Historical Baptist View of Substitutionary Atonement

I’ve never been one who holds to a particular creed or confession and often question those who seem to esteem them on the same level as Scripture, but I have found value in being able to succinctly and directly communicate what one believes.  While reading through the 1689 Baptist Confession of Faith I found the following declarations applicable to what we’ve been discussing here recently.  I’ve underlined several of the key phrases that help define the substitutionary nature of Christ’s atonement. 

From Article 8. Christ the Mediator

4. This office and duty of Mediator and Surety the Lord Jesus undertook most willingly. To discharge it, He was made under the law, and perfectly fulfilled it, and He underwent the punishment due to us, which we should have borne and suffered. He was made sin and was made a curse for us; enduring the most grevous sorrows in His Soul with the most painful sufferings in His duty. He was crucified, and died, and remained in the state of the dead, but His body did not undergo any decomposition. On the third day He rose from the dead with the same body in which He had suffered, with which He also ascended into Heaven, and there sits at the right hand of His Father making intercession, and shall return to judge men and angels at the end of the world.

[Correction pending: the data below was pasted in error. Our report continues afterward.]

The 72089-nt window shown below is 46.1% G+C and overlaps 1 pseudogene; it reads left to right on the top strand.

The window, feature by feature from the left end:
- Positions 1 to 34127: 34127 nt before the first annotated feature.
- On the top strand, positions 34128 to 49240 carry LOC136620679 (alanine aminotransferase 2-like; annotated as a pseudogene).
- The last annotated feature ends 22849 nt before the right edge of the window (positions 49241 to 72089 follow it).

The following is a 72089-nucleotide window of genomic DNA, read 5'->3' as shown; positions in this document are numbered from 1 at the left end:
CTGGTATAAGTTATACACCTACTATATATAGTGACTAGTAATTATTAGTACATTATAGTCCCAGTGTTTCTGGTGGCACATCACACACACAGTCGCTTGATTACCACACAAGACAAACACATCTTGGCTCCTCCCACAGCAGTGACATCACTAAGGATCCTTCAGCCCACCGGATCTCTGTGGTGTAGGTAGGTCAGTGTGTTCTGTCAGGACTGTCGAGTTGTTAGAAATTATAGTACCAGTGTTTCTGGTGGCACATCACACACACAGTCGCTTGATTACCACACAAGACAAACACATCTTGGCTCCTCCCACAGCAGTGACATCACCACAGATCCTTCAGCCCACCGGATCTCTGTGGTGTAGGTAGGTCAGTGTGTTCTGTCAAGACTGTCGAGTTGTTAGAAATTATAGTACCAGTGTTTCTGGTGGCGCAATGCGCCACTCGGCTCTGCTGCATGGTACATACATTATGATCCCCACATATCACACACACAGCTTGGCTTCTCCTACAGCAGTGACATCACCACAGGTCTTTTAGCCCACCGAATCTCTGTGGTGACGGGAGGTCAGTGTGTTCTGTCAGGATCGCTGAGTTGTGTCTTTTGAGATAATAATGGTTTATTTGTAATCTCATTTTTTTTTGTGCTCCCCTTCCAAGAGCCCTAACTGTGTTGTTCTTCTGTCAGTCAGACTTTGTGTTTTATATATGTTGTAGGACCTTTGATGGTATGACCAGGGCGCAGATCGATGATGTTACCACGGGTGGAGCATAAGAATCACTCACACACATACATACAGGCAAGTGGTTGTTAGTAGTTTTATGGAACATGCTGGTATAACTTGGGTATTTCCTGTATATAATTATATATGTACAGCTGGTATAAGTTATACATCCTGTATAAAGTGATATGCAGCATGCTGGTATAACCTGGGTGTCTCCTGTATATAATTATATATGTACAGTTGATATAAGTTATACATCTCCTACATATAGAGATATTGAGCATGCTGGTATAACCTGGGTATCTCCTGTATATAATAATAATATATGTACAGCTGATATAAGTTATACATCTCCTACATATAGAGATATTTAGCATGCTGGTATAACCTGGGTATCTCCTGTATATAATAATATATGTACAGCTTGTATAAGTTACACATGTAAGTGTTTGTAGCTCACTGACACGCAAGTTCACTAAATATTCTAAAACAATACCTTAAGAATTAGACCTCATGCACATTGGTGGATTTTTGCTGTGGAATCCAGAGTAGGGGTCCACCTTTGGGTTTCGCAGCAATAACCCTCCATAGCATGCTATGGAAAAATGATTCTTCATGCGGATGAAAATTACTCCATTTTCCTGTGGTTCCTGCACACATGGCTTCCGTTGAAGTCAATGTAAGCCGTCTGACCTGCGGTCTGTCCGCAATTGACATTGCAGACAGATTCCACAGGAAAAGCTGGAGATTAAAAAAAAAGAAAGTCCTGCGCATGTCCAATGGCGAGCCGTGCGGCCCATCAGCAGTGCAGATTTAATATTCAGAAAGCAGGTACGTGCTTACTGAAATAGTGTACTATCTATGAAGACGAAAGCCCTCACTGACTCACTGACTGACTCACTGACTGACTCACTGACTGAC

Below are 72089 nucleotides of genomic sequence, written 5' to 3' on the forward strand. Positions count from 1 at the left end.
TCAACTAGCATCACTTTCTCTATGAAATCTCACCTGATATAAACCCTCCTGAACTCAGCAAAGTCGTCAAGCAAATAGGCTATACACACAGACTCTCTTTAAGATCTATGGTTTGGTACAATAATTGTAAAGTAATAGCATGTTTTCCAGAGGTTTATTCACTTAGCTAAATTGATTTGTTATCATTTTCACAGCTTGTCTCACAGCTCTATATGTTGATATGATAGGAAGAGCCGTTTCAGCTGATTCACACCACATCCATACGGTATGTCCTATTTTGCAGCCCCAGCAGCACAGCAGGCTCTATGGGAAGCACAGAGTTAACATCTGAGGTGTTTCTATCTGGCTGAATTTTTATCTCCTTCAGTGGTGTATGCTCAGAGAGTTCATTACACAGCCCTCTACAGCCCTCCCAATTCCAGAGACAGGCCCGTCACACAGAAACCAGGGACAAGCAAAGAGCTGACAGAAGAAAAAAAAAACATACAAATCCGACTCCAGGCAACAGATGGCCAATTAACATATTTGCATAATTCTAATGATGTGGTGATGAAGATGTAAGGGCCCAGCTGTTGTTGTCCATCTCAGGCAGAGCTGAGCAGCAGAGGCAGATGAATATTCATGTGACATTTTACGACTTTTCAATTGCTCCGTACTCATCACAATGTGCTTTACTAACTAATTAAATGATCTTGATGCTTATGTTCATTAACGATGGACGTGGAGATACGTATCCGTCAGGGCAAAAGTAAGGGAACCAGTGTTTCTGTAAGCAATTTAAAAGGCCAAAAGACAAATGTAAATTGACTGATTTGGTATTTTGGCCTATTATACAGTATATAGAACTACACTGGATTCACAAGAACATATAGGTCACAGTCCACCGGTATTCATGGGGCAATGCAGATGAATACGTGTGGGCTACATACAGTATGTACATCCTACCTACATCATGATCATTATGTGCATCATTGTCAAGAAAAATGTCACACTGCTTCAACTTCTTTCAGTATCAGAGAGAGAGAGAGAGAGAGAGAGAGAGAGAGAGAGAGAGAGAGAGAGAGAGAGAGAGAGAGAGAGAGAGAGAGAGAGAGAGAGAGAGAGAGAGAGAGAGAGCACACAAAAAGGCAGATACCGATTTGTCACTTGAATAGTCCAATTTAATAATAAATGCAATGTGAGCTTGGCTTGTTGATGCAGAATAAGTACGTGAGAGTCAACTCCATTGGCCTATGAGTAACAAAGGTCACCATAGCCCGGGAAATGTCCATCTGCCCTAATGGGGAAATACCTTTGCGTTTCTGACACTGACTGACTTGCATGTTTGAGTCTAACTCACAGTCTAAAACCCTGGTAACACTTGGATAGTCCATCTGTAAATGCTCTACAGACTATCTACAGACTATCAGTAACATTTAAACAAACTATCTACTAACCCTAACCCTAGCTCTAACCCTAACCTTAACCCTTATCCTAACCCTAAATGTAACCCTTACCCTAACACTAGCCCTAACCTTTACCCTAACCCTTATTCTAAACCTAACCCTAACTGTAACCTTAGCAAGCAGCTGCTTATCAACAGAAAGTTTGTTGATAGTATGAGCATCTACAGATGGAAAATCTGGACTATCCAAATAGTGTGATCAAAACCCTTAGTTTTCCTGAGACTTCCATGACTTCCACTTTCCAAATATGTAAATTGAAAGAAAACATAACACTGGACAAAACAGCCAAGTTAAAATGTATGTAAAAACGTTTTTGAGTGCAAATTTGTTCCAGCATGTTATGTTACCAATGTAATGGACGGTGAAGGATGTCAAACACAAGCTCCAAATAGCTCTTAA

5. The Lord Jesus, by His perfect obedience and sacrifice of Himself which He, through the eternal Spirit, once offered up to God, has fully satisfied the justice of God, has procured reconciliation, and has purchased an everlasting inheritance in the kingdom of Heaven for all those whom the Father has given to Him.

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